Название: Strange Parallels. Volume 1 [Integration on the Mainland: Southeast Asia in Global Context, c. 800-1830], Volume 2 [Mainland Mirrors: Europe, Japan, China, South Asia, and the Islands: Southeast Asia in Global Context, c.800-1830] Автор: Victor Lieberman Издательство: Cambridge University Press Год: 2003, 2009 Формат: pdf Страниц: 510+977 Размер: 12.0 Мб Язык: английский
This ambitious work has two novel goals: to overcome the extreme fragmentation of early Southeast Asian historiography, and to connect Southeast Asian to world history. Combining careful local research with wide-ranging theory Lieberman argues that over a thousand years, each of mainland Southeast Asia's great lowland corridors experienced a pattern of accelerating integration punctuated by recurrent collapse. These trajectories were synchronized not only between corridors, but most curiously, between the mainland as a whole, much of Europe, and other sectors of Eurasia. He describes in detail the nature of mainland consolidation - which was simultaneously territorial, religious, ethnic, and commercial - and dissects the mix of endogenous and external factors responsible. Here, then, is a fundamentally original analysis not only of Southeast Asia, but of the pre-modern world.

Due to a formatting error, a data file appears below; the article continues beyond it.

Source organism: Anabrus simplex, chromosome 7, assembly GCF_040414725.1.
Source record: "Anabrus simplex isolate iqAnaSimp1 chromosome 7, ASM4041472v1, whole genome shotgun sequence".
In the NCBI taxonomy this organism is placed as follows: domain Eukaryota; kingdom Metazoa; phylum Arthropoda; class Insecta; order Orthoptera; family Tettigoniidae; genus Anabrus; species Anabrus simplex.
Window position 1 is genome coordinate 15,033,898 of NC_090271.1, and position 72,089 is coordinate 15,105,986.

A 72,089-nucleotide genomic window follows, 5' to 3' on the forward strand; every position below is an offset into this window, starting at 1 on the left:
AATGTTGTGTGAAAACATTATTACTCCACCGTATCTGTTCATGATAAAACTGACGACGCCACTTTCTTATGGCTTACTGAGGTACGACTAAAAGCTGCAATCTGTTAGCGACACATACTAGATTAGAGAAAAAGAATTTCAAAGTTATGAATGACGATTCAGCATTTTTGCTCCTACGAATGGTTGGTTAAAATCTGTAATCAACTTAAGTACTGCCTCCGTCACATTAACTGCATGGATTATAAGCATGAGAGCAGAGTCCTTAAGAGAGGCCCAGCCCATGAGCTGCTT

Blending fine-grained case studies with overarching theory, this book seeks both to integrate Southeast Asia into world history and to rethink much of Eurasia's premodern past. It argues that Southeast Asia, Europe, Japan, China, and South Asia all embodied idiosyncratic versions of a Eurasian-wide pattern whereby local isolates cohered to form ever larger, more stable, more complex political and cultural systems. With accelerating force, climatic, commercial, and military stimuli joined to produce patterns of linear-cum-cyclic construction that became remarkably synchronized even between regions that had no contact with one another. Yet this study also distinguishes between two zones of integration, one where indigenous groups remained in control and a second where agency gravitated to external conquest elites. Here, then, is a fundamentally original view of Eurasia during a 1,000-year period that speaks to both historians of individual regions and those interested in global trends.